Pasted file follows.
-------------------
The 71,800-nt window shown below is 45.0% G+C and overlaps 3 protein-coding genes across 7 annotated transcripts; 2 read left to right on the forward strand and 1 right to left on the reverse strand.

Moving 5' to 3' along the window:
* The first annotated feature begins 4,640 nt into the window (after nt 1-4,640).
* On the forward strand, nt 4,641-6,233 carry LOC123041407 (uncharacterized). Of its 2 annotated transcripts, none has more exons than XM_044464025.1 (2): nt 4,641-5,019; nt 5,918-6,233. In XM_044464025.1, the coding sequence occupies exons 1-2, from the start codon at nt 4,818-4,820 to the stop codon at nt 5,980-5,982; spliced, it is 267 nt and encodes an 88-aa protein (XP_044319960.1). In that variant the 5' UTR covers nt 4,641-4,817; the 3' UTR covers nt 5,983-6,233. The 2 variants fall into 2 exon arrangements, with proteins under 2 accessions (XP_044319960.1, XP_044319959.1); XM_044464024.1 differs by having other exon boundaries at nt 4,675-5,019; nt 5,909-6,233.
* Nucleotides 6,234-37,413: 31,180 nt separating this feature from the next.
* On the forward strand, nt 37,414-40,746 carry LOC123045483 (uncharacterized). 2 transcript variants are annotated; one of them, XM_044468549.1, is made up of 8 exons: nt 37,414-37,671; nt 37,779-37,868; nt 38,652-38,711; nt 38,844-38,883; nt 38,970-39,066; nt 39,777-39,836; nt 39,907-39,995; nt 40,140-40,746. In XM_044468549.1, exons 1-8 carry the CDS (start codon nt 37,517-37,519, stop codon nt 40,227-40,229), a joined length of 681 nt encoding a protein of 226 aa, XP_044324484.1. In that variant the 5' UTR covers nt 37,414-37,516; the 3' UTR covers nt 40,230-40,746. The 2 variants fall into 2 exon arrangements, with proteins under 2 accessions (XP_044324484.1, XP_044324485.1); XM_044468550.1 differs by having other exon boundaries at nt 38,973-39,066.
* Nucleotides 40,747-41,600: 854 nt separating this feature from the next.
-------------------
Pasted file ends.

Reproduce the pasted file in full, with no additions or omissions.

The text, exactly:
The 71,800-nt window shown below is 45.0% G+C and overlaps 3 protein-coding genes across 7 annotated transcripts; 2 read left to right on the forward strand and 1 right to left on the reverse strand.

Moving 5' to 3' along the window:
* The first annotated feature begins 4,640 nt into the window (after nt 1-4,640).
* On the forward strand, nt 4,641-6,233 carry LOC123041407 (uncharacterized). Of its 2 annotated transcripts, none has more exons than XM_044464025.1 (2): nt 4,641-5,019; nt 5,918-6,233. In XM_044464025.1, the coding sequence occupies exons 1-2, from the start codon at nt 4,818-4,820 to the stop codon at nt 5,980-5,982; spliced, it is 267 nt and encodes an 88-aa protein (XP_044319960.1). In that variant the 5' UTR covers nt 4,641-4,817; the 3' UTR covers nt 5,983-6,233. The 2 variants fall into 2 exon arrangements, with proteins under 2 accessions (XP_044319960.1, XP_044319959.1); XM_044464024.1 differs by having other exon boundaries at nt 4,675-5,019; nt 5,909-6,233.
* Nucleotides 6,234-37,413: 31,180 nt separating this feature from the next.
* On the forward strand, nt 37,414-40,746 carry LOC123045483 (uncharacterized). 2 transcript variants are annotated; one of them, XM_044468549.1, is made up of 8 exons: nt 37,414-37,671; nt 37,779-37,868; nt 38,652-38,711; nt 38,844-38,883; nt 38,970-39,066; nt 39,777-39,836; nt 39,907-39,995; nt 40,140-40,746. In XM_044468549.1, exons 1-8 carry the CDS (start codon nt 37,517-37,519, stop codon nt 40,227-40,229), a joined length of 681 nt encoding a protein of 226 aa, XP_044324484.1. In that variant the 5' UTR covers nt 37,414-37,516; the 3' UTR covers nt 40,230-40,746. The 2 variants fall into 2 exon arrangements, with proteins under 2 accessions (XP_044324484.1, XP_044324485.1); XM_044468550.1 differs by having other exon boundaries at nt 38,973-39,066.
* Nucleotides 40,747-41,600: 854 nt separating this feature from the next.